Do you still enjoy teaching Psychology?

 Do you still enjoy teaching Psychology?
Posted: Tuesday, February 13, 2018 @ 04:37 PM
Joined: 10 June 2008
Posts: 4

Funny title for a discussion I know! But I’ve been away from teaching for a few years having babies (my third and final) and I am now contemplating returning to teaching Psych at A Level. Have checked out the new specs i’m feeling a bit overwhelmed (actually terrified) by the sheer quantity involved?! It just seems like so much content? How do you deliver it all? Ensure understanding? How do the students possibly remember that amount of content for 3 exams one after the other?! I’m wondeing if my heart is still in it, or if it’s just nerves.

So tell me? Do you still love it? Is it still worth it?! Do students still love it? Or is it a relentless slog for all involved?! 

Posted: Wednesday, February 14, 2018 @ 04:30 PM
Joined: 1 November 2007
Posts: 2117

Gosh, loaded questions. I still love teaching the subject as it generates so much interesting discussion and hopefully makes the students just a little more tolerant and questioning of so called "Facts and opinions" My students still love it, I had a large drop in numbers a couple of years ago as Psychology was in the first tranche of changes so the less committed students went for subjects were the AS still counted. Numbers are still lower than before the change but this is because I no longer get the "fourth choice AS because it's sounds fun" student (and to be honest my pass rate at AS has improved significantly)

Students this year are those who had to take linear GCSEs so the idea of 3 exams after two years doesn't worry them. Next year most GSCE subjects will have lost controlled assessment as well so I think the students will be even more prepared.

Having said that the new specs are very content heavy, I went with Edexcel as this seems the least content but there are lots pf application questions and the levels based marking is applied quite harshly (no more "best fit") so the grade boundaries were very low last year. My school no longer offers AS exams so I have gained 6 weeks teaching time which means I can spend more time on exam skills. Paperwork by the school however is the biggest stressor!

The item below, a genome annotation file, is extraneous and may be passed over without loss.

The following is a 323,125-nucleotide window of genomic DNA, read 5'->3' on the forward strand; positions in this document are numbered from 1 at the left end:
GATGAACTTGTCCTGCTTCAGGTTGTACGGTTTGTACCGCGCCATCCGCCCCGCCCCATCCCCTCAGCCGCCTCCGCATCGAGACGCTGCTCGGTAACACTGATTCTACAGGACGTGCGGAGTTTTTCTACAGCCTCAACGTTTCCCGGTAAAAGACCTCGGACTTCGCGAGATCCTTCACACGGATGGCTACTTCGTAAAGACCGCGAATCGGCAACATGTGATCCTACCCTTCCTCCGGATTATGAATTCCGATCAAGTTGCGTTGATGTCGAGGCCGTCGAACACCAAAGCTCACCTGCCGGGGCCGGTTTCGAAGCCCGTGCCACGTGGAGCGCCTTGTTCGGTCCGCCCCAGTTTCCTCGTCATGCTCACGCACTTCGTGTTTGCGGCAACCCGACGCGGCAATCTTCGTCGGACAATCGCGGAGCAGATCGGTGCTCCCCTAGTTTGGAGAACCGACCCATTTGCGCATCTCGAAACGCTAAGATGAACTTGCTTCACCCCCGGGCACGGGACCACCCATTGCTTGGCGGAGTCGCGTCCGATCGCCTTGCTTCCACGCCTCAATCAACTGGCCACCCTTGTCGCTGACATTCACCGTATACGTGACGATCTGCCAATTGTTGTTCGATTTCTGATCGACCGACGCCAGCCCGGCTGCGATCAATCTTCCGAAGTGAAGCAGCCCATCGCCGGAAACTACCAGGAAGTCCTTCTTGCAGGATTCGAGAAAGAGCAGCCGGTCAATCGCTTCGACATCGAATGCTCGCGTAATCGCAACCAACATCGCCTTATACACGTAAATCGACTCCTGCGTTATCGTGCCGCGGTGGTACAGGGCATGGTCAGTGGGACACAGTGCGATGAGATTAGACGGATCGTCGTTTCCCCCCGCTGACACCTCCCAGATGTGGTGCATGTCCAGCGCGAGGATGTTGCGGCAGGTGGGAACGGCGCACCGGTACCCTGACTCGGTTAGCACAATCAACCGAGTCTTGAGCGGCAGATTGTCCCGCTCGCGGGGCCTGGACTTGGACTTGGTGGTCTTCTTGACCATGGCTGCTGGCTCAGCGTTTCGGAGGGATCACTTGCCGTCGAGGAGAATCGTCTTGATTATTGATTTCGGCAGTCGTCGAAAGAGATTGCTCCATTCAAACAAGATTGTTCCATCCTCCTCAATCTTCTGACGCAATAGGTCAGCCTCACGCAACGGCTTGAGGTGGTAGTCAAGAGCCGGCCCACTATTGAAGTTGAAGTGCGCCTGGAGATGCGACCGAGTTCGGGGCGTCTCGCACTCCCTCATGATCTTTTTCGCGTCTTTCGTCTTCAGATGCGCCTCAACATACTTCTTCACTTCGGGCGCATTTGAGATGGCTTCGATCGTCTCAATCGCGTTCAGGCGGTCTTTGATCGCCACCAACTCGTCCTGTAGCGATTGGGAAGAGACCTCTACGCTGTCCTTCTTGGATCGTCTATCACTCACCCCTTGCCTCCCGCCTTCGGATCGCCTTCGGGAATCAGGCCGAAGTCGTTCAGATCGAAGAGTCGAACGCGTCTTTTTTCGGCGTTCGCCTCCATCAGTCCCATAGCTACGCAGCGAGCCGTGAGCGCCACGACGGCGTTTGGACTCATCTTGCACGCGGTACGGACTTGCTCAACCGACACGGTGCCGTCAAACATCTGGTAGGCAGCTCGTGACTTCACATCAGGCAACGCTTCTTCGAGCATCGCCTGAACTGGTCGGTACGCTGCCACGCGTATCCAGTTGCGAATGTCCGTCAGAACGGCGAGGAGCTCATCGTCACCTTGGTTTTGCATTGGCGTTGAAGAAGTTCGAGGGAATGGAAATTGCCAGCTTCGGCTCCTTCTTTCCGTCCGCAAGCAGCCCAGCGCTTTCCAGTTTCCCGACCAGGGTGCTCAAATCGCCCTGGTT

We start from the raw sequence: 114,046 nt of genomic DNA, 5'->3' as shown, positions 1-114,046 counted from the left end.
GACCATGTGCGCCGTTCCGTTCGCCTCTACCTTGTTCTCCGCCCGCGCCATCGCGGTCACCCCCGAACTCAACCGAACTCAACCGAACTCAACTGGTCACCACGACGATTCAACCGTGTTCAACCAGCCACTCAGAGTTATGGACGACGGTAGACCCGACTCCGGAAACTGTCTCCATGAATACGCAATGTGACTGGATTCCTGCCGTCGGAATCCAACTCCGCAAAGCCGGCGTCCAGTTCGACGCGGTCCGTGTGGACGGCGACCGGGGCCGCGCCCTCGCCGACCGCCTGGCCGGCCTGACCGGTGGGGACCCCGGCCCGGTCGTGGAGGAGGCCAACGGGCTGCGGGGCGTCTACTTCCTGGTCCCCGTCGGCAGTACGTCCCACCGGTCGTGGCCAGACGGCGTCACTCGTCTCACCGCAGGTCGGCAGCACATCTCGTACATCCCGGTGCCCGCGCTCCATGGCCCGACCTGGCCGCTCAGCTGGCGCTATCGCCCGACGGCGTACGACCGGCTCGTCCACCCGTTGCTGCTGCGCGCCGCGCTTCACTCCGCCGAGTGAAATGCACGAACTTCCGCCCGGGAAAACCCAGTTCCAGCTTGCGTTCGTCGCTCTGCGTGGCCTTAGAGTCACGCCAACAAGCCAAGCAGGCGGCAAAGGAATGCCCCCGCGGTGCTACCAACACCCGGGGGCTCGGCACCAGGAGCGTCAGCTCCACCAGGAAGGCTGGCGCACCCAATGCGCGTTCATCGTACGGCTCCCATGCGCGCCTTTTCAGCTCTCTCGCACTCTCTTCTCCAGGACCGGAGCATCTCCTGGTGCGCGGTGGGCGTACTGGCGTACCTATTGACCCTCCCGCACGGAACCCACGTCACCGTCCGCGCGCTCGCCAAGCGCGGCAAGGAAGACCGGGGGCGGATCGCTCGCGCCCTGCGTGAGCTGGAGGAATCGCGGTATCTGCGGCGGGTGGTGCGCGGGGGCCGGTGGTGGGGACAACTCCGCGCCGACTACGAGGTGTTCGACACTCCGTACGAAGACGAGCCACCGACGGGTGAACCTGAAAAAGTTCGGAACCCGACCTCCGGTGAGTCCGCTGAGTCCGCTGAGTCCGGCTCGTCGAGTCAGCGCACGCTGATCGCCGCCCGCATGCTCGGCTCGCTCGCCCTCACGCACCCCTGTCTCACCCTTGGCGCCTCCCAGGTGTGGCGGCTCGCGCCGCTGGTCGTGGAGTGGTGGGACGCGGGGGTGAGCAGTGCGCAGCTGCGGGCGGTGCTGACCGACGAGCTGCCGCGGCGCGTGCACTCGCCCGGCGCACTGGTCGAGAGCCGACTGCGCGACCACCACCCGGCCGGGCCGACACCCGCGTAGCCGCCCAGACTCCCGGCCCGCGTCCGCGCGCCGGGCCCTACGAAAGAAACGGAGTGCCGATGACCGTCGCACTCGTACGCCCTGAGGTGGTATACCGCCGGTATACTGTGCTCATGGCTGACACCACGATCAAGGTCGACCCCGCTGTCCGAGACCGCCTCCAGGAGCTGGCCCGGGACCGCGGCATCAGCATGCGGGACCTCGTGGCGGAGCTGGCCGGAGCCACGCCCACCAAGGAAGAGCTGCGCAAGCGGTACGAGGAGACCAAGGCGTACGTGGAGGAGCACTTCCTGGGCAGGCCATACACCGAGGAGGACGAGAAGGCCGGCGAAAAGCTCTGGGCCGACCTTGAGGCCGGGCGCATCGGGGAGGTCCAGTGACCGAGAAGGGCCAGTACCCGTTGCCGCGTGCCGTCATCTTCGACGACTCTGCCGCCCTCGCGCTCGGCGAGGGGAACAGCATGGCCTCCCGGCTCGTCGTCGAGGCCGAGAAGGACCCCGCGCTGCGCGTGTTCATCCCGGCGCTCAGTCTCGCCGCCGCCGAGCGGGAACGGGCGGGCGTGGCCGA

I still love the subject and I do think it's worth it BUT at 53 I am beginning to plan an exit route... it's not about the new exams and specs which are settling in but more about the general stress involved with teaching. Much of this is to do with my school though!

Posted: Wednesday, February 14, 2018 @ 08:31 PM
Joined: 10 June 2008
Posts: 4

Thanks Jenny, I really appreciate your candid reply. Food for thought most definitely. It seems a very different world now and I only left in the summer of 2015. Thank you for responding. 

Posted: Wednesday, February 14, 2018 @ 09:28 PM
Joined: 24 November 2008
Posts: 258

Emma I have sent you a private message answering this, it's a bit rambly though so feel free to ignore!

Posted: Friday, February 16, 2018 @ 05:37 PM
Joined: 13 January 2009
Posts: 2142

Tough question. I love teaching and I love psychology. But, yes there is far too much content on the new A levels, however terminal exams haven't really been an issue. And I welcome the scrapping of AS as it does leave more time to focus on teaching the A level and doesn't lead to lots of year 12 students feeling like failures because they haven't reached the standard yet.

However, schools in general have changed and not for the better. Micro management and the relentless focus on progress and performance, to the exclusion of all else has left me feeling disillusioned. Luckily, I'm 55 this year, so I've handed in my notice and will semi-retire in July.

Posted: Sunday, February 18, 2018 @ 05:34 PM
Joined: 10 September 2012
Posts: 41

I still love it! The students always say it is their favourite subject and I enjoy talking to the older ones about their own experiences and what they can bring to the table related to the topics. I think the new AQA spec is a lot clearer and much more relevant than the old one. The textbooks are great too and finding the excellent free resources on here always cuts down my planning time. 

If you find a school that values work life balance then teaching is a joy. But having said that, I do think the relentless performance management culture is getting somewhat ridiculous. Plus I'm also giving up being HOD next year as I feel you're only as good as your last set of results. Lazy colleagues and constant absenteeism in the dept are my main bugbears but I still genuinely enjoy it day to day! 

Posted: Tuesday, February 20, 2018 @ 07:32 AM
Joined: 9 January 2008
Posts: 592

I don't mind it, but that is mainly because I work part-time now. I was putting in 50+ hours a week at my previous school, I was very tired, and on the verge of burn out. I now work at a much smaller independent school, with small classes and a manageable workload. Added to that I also have an exit plan, and run my own business alongside teaching with a view to leaving in a couple of years. This has given me a sense of perspective, there is only so much I can do in a working day, and when I am not at work I am busy with my own stuff.